Fairey III D (Reconnaissance Seaplane, 1924-1925)

Early navy aviation main page

Page 1 (1)


One aircraft of this type was ordered from England for evaluation. In June 1924 it was flown from Southampton to Stockholm. 1800 km was covered in nearly 14 hours.

This three-seater was one of the most modern designs available. The intention was to compare this seaplane to other types in service and on order. The Fairey served as reconnaissance aircraft at the coast fleet. It was based in Gothenburg. The life-time of this excellent machine became short. One year after the delivery, it made a forced landing due to a engine failure. The crew was rescued, but the airframe got bad damages in the hard sea and had to be written off.
The Swedish Fairey IIID was fitted with a Rolls-Royce Eagle IX engine of 360 hp. It carried no armament.

The aircraft got the Navy number 30. It was taken to service in June, 1924 and struck of charge in November, 1926.

A Short Story of the Fairey III Aircraft

The prototype of the Fairey III was based on the N.10 floatplane from 1917. The next development was the Fairey IIIA reconnaissance aircraft. It was intended to operate from aircraft carriers, and as such was fitted with a wheeled or skid undercarriage. The Fairey IIIB was a floatplane bomber. Next variant was the Fairey IIIC, a two-seat reconnaissance, bomber and general-purpose seaplane fitted with the powerful and reliable 375 hp Rolls-Royce Eagle VIII engine.

The first major production model was the Fairey IIID was the first variant manufactured in large numbers (227 built). The aircraft was an improved IIIC, with provision for a third crewmember and capable of being fitted with either a floatplane or a conventional wheeled undercarriage. It first flew in 1920, powered by a Rolls-Royce Eagle, and initial production for the Fleet Air Arm, together with aircraft produced for Australia and Portugal retained the Eagle. Also the Swedish IIID was powered with an Eagle engine (Mk. IX). Later aircraft were powered by the more powerful Napier Lion. The IIID had a wooden, fabric-covered fuselage.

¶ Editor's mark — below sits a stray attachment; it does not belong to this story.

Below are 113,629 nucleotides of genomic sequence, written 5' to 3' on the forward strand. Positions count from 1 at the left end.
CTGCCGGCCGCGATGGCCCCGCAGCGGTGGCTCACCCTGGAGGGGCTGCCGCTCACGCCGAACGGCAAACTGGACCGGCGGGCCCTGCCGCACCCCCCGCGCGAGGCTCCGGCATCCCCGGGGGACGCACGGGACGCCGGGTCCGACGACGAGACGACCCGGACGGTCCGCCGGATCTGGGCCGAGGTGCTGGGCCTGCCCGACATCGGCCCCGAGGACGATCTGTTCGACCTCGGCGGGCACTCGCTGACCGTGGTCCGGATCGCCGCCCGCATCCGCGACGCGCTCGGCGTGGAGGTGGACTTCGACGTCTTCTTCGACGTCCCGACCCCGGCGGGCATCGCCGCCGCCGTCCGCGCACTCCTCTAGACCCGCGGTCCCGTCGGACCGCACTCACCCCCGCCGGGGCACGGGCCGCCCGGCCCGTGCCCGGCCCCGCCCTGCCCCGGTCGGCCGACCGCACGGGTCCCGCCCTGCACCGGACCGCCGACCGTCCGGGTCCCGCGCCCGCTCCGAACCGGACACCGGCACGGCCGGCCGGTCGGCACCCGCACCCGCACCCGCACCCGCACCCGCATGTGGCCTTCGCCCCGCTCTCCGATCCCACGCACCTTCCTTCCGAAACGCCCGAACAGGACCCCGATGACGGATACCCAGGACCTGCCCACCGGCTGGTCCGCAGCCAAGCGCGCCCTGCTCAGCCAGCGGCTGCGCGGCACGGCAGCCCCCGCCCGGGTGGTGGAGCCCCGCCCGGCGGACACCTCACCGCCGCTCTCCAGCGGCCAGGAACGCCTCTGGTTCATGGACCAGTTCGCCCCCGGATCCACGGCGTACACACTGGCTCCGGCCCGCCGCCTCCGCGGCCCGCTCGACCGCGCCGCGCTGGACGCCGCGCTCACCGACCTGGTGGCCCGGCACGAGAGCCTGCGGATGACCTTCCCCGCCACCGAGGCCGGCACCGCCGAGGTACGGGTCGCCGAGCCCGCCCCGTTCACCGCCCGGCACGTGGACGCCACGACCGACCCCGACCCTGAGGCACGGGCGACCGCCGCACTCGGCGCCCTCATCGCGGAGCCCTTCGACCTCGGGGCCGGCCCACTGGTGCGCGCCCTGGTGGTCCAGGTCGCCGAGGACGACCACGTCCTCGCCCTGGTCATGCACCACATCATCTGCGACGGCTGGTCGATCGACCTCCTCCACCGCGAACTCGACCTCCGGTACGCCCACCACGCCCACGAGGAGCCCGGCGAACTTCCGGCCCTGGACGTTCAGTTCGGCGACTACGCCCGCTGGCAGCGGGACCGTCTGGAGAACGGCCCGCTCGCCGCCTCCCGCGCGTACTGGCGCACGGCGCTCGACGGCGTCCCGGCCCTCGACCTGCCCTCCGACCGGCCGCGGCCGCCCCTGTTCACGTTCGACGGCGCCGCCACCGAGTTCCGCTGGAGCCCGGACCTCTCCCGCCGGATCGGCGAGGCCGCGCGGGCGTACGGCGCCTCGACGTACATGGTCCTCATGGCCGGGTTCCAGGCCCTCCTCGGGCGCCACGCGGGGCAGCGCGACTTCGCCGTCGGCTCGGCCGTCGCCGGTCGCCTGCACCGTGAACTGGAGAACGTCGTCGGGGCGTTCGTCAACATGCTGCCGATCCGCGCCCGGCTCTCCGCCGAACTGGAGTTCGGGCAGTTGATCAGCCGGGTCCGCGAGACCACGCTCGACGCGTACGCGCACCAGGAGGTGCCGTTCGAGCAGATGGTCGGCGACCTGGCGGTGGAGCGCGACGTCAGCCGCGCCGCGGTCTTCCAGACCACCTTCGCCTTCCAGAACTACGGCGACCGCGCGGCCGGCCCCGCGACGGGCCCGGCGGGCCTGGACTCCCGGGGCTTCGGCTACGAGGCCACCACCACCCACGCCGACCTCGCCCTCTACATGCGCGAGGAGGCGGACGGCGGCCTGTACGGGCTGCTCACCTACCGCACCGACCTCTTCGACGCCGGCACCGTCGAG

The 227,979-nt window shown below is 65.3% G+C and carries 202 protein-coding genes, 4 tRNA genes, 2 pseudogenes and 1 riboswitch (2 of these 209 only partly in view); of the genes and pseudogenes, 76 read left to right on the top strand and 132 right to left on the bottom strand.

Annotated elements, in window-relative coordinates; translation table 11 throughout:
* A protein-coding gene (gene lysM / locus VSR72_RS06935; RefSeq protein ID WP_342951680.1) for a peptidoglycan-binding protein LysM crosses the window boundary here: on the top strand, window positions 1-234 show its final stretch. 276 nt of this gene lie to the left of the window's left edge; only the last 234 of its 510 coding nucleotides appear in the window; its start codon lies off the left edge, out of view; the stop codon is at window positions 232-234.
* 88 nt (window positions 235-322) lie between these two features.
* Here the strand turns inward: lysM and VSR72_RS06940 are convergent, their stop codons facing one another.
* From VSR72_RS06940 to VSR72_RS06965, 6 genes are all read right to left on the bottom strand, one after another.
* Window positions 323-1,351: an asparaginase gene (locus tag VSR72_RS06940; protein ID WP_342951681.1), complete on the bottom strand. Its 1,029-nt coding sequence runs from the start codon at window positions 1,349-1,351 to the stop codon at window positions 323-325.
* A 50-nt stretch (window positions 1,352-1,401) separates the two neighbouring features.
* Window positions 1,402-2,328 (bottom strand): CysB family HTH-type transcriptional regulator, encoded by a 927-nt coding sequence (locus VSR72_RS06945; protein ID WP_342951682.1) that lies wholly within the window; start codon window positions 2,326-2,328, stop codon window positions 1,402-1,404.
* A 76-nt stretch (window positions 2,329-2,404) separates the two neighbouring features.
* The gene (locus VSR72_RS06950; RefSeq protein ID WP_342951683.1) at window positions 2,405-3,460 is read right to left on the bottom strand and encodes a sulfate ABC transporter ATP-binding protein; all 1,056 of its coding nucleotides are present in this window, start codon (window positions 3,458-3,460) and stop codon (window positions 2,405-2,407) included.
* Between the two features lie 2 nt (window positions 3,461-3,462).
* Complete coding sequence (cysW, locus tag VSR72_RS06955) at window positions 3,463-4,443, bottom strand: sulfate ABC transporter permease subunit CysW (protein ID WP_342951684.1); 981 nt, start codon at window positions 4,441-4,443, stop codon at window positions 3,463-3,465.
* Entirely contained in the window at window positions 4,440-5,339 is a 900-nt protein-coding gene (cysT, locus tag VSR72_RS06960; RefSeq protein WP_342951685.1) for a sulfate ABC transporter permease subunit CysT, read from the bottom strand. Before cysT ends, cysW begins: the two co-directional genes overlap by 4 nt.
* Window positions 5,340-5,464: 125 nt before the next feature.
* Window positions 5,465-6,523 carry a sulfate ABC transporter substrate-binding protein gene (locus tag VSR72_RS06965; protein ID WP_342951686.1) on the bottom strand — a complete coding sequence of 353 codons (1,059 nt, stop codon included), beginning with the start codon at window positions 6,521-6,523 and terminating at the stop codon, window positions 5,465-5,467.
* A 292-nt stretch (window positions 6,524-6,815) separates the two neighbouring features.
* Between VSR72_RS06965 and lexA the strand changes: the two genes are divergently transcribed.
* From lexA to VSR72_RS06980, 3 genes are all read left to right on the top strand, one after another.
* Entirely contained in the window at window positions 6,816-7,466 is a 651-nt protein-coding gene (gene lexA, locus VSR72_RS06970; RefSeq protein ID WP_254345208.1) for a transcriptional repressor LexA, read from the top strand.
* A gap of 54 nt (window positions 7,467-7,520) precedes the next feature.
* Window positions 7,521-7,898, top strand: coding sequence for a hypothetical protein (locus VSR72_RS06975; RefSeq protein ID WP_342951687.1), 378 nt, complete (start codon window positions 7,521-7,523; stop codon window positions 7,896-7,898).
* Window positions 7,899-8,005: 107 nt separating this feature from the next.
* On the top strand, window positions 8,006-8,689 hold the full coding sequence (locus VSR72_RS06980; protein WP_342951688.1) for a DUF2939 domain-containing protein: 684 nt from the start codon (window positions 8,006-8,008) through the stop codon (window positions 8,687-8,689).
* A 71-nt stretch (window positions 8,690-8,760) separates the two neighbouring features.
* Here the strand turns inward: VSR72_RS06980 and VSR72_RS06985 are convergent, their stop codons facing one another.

The most famous of the Fairey IIIs was the final model, the IIIF, which was designed to meet Air Ministry Specification 19/24 for a three seat spotter/reconnaissance aircraft for the Fleet Air Arm and a two seat General Purpose aircraft for the Royal Air Force. The IIIF, which first flew in April 1926, had a more streamlined engine installation and initially a fuselage of mixed metal and wooden construction, with similar wings to the IIID, although later production aircraft were fitted with an all-metal fuselages and wings. Over 350 IIIFs were operated by the Fleet Air Arm, making it the most widely used type of aircraft in Fleet Air Arm service between the wars. (Thanks to Wikipedia for the information).

Length: 10,97 m. Span: 14,50 m. Height: 3,96 m. Maximum take-off weight: 2.291 kg. Max. speed: 162 km/h




Replica of Fairey IIID "Santa Cruz", which took part in the Portugese  crossing of the Atlantic in 1922.

Replica of Santa Cruz, one of the three Fairey IIID's used when the Portuguese Lieutenant Commander Sacadura Cabral (pilot) and Cdr. Gago Coutinho (navigator) crossed the Atlantic from Portugal to Brazil in 1922. The two first aircraft (Lusitania and Portugal ditched and sank), but with Santa Cruz they completed the voyage. The replica is a part of a memorial in Lisbon.
Stamp from Sao Tomé west off the African coast.Motif: A Fairey 111D similar to the one used by the Swedish Navy. Scanning and photo procession: Lars Henriksson, www,avrosys.nu
Memorial stamp from 1979 of Fairey DIII Santa Cruz, the aircraft which completed the Portugese crossing of the South Atlantic in 1922. One Fairey IIID was tested by the Swedish Naval Aviaion in 1924-1925.

Model of the Swedish Fairey IIID displayed at the Air Force Museum, Linköping



Early navy aviation main page


Military Aviation in Sweden - main page

© Lars Henriksson

Updated 2010-06-10


Custom Search